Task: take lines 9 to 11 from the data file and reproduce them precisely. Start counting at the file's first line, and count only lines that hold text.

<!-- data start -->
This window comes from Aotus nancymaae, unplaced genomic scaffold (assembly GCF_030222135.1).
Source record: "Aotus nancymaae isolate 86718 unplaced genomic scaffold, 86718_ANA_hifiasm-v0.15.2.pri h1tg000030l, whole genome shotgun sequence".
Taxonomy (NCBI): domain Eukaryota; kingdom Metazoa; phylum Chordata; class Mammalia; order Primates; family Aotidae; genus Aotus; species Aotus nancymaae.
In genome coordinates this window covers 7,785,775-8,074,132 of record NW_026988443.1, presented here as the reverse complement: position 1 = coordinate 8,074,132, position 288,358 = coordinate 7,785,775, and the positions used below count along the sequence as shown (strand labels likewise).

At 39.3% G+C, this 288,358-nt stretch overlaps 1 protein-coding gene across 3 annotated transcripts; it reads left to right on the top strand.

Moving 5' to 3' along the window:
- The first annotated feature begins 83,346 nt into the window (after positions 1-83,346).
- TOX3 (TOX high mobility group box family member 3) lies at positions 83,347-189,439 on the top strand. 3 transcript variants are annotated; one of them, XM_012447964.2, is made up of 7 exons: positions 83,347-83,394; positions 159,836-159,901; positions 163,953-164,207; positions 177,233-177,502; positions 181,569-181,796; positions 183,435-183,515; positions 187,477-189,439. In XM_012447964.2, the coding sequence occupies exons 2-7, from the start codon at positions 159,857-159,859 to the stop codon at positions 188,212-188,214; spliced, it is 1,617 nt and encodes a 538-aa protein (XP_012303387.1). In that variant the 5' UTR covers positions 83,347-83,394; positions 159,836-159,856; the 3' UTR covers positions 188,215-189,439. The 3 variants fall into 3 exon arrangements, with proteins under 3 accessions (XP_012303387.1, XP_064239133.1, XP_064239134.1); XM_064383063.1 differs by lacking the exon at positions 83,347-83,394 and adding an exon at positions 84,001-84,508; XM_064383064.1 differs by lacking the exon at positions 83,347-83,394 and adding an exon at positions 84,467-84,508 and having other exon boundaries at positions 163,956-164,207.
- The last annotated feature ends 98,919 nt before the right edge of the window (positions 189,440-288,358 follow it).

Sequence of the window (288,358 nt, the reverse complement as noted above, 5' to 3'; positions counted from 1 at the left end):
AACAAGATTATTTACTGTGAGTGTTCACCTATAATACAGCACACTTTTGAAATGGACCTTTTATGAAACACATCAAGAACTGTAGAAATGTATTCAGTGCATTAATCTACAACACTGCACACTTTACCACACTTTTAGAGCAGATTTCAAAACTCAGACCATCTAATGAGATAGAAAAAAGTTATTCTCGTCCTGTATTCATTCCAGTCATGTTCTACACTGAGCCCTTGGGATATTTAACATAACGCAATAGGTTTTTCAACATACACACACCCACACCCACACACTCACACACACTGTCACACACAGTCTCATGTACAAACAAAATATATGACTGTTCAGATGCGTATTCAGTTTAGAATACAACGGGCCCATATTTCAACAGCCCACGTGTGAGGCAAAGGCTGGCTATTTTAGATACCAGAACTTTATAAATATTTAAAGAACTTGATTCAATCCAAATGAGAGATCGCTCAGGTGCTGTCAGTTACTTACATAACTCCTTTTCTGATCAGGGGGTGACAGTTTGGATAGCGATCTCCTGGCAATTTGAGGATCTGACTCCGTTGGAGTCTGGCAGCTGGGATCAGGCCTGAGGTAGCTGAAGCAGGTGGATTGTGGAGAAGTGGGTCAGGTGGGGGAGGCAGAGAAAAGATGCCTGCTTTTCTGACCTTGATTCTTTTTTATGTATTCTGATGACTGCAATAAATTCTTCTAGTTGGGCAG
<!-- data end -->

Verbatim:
- The last annotated feature ends 98,919 nt before the right edge of the window (positions 189,440-288,358 follow it).

Sequence of the window (288,358 nt, the reverse complement as noted above, 5' to 3'; positions counted from 1 at the left end):
AACAAGATTATTTACTGTGAGTGTTCACCTATAATACAGCACACTTTTGAAATGGACCTTTTATGAAACACATCAAGAACTGTAGAAATGTATTCAGTGCATTAATCTACAACACTGCACACTTTACCACACTTTTAGAGCAGATTTCAAAACTCAGACCATCTAATGAGATAGAAAAAAGTTATTCTCGTCCTGTATTCATTCCAGTCATGTTCTACACTGAGCCCTTGGGATATTTAACATAACGCAATAGGTTTTTCAACATACACACACCCACACCCACACACTCACACACACTGTCACACACAGTCTCATGTACAAACAAAATATATGACTGTTCAGATGCGTATTCAGTTTAGAATACAACGGGCCCATATTTCAACAGCCCACGTGTGAGGCAAAGGCTGGCTATTTTAGATACCAGAACTTTATAAATATTTAAAGAACTTGATTCAATCCAAATGAGAGATCGCTCAGGTGCTGTCAGTTACTTACATAACTCCTTTTCTGATCAGGGGGTGACAGTTTGGATAGCGATCTCCTGGCAATTTGAGGATCTGACTCCGTTGGAGTCTGGCAGCTGGGATCAGGCCTGAGGTAGCTGAAGCAGGTGGATTGTGGAGAAGTGGGTCAGGTGGGGGAGGCAGAGAAAAGATGCCTGCTTTTCTGACCTTGATTCTTTTTTATGTATTCTGATGACTGCAATAAATTCTTCTAGTTGGGCAG